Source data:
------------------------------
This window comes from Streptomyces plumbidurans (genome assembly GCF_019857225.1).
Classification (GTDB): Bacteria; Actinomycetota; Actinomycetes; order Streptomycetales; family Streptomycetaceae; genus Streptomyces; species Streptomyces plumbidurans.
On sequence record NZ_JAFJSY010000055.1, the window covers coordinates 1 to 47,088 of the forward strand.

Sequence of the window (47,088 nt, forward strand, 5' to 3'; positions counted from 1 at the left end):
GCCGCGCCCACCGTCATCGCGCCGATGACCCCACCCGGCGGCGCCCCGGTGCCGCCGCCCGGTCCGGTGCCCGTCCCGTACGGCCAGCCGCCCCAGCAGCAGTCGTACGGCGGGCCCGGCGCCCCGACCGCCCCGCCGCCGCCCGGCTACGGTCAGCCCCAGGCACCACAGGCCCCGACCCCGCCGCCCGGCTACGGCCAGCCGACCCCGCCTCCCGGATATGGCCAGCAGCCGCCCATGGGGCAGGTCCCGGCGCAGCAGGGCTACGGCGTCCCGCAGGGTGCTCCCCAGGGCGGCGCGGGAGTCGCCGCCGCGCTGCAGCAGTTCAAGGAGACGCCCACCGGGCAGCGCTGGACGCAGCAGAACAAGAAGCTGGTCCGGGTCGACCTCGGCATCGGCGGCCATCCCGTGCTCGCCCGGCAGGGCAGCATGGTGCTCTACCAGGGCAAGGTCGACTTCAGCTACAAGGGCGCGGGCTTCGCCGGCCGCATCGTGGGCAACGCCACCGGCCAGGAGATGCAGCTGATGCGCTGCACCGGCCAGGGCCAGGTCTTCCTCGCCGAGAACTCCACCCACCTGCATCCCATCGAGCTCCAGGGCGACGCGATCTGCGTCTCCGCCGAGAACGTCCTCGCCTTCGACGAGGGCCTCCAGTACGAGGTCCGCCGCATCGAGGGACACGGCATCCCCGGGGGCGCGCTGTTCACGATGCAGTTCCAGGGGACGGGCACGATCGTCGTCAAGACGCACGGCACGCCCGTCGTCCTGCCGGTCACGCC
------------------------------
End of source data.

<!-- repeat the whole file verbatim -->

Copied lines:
This window comes from Streptomyces plumbidurans (genome assembly GCF_019857225.1).
Classification (GTDB): Bacteria; Actinomycetota; Actinomycetes; order Streptomycetales; family Streptomycetaceae; genus Streptomyces; species Streptomyces plumbidurans.
On sequence record NZ_JAFJSY010000055.1, the window covers coordinates 1 to 47,088 of the forward strand.

Sequence of the window (47,088 nt, forward strand, 5' to 3'; positions counted from 1 at the left end):
GCCGCGCCCACCGTCATCGCGCCGATGACCCCACCCGGCGGCGCCCCGGTGCCGCCGCCCGGTCCGGTGCCCGTCCCGTACGGCCAGCCGCCCCAGCAGCAGTCGTACGGCGGGCCCGGCGCCCCGACCGCCCCGCCGCCGCCCGGCTACGGTCAGCCCCAGGCACCACAGGCCCCGACCCCGCCGCCCGGCTACGGCCAGCCGACCCCGCCTCCCGGATATGGCCAGCAGCCGCCCATGGGGCAGGTCCCGGCGCAGCAGGGCTACGGCGTCCCGCAGGGTGCTCCCCAGGGCGGCGCGGGAGTCGCCGCCGCGCTGCAGCAGTTCAAGGAGACGCCCACCGGGCAGCGCTGGACGCAGCAGAACAAGAAGCTGGTCCGGGTCGACCTCGGCATCGGCGGCCATCCCGTGCTCGCCCGGCAGGGCAGCATGGTGCTCTACCAGGGCAAGGTCGACTTCAGCTACAAGGGCGCGGGCTTCGCCGGCCGCATCGTGGGCAACGCCACCGGCCAGGAGATGCAGCTGATGCGCTGCACCGGCCAGGGCCAGGTCTTCCTCGCCGAGAACTCCACCCACCTGCATCCCATCGAGCTCCAGGGCGACGCGATCTGCGTCTCCGCCGAGAACGTCCTCGCCTTCGACGAGGGCCTCCAGTACGAGGTCCGCCGCATCGAGGGACACGGCATCCCCGGGGGCGCGCTGTTCACGATGCAGTTCCAGGGGACGGGCACGATCGTCGTCAAGACGCACGGCACGCCCGTCGTCCTGCCGGTCACGCC